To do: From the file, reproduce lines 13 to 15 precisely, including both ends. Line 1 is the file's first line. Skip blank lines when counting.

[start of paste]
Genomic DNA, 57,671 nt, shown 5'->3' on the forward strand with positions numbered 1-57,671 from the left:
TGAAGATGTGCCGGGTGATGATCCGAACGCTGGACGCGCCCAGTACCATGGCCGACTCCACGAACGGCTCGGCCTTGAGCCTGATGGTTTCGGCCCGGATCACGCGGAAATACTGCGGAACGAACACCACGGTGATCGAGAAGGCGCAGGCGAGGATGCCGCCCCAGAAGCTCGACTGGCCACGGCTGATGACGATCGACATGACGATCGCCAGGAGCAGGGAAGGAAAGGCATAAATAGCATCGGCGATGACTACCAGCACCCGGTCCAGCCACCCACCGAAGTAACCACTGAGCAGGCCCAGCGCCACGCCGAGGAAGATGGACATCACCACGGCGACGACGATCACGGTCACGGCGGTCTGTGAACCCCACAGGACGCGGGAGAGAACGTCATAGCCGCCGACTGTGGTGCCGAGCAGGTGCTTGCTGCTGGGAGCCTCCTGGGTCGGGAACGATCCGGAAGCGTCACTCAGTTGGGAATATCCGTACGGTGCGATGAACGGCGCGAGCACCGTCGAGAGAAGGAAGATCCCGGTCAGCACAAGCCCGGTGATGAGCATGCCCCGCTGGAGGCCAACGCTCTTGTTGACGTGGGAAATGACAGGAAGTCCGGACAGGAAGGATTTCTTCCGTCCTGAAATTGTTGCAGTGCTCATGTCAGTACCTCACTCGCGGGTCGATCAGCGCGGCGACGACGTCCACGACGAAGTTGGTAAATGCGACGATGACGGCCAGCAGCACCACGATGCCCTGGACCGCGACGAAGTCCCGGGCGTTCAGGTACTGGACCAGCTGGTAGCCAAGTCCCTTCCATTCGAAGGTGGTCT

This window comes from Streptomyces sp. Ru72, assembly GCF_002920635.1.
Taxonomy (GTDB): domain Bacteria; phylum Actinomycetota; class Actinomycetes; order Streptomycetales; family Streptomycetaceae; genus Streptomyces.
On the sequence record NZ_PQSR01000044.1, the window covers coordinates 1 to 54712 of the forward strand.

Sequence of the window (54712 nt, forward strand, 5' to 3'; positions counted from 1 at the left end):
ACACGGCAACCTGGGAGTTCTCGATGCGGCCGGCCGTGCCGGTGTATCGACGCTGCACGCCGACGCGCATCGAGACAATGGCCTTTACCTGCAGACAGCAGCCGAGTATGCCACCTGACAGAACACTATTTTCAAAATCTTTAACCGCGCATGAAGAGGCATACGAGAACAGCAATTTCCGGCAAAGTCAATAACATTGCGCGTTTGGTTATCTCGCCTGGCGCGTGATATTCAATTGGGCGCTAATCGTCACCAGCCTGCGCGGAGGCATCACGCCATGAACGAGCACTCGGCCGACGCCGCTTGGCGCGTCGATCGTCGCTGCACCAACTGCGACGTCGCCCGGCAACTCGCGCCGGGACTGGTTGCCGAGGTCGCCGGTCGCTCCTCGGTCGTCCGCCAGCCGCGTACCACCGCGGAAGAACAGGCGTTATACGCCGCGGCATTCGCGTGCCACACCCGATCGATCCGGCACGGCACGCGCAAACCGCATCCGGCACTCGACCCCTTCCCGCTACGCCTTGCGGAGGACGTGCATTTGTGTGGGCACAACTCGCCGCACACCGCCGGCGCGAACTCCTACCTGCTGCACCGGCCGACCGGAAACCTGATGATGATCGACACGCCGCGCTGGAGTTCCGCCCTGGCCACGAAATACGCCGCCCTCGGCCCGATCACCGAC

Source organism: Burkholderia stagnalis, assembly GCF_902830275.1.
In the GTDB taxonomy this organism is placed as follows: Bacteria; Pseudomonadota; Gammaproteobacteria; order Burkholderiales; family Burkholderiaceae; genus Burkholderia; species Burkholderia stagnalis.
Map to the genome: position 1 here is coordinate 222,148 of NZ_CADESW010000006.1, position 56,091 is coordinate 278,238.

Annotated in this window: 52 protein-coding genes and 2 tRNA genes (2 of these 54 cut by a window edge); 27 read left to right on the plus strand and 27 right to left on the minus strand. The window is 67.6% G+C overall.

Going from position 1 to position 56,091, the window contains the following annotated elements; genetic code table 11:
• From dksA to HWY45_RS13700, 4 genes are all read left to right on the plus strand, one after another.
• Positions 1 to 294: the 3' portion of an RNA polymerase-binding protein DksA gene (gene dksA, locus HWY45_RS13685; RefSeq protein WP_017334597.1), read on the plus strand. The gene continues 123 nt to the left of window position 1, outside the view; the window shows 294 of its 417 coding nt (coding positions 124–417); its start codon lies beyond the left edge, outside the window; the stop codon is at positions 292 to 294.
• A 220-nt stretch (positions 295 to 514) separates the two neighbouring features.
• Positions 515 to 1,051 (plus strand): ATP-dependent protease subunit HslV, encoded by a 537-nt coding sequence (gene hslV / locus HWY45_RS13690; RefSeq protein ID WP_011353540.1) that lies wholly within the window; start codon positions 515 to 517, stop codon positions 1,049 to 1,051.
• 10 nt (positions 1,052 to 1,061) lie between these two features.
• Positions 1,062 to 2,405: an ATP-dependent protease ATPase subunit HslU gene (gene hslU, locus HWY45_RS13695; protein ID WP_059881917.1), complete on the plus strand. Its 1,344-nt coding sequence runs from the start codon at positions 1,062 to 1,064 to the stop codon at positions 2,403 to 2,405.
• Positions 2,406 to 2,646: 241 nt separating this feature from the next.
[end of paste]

• From dksA to HWY45_RS13700, 4 genes are all read left to right on the plus strand, one after another.
• Positions 1 to 294: the 3' portion of an RNA polymerase-binding protein DksA gene (gene dksA, locus HWY45_RS13685; RefSeq protein WP_017334597.1), read on the plus strand. The gene continues 123 nt to the left of window position 1, outside the view; the window shows 294 of its 417 coding nt (coding positions 124–417); its start codon lies beyond the left edge, outside the window; the stop codon is at positions 292 to 294.
• A 220-nt stretch (positions 295 to 514) separates the two neighbouring features.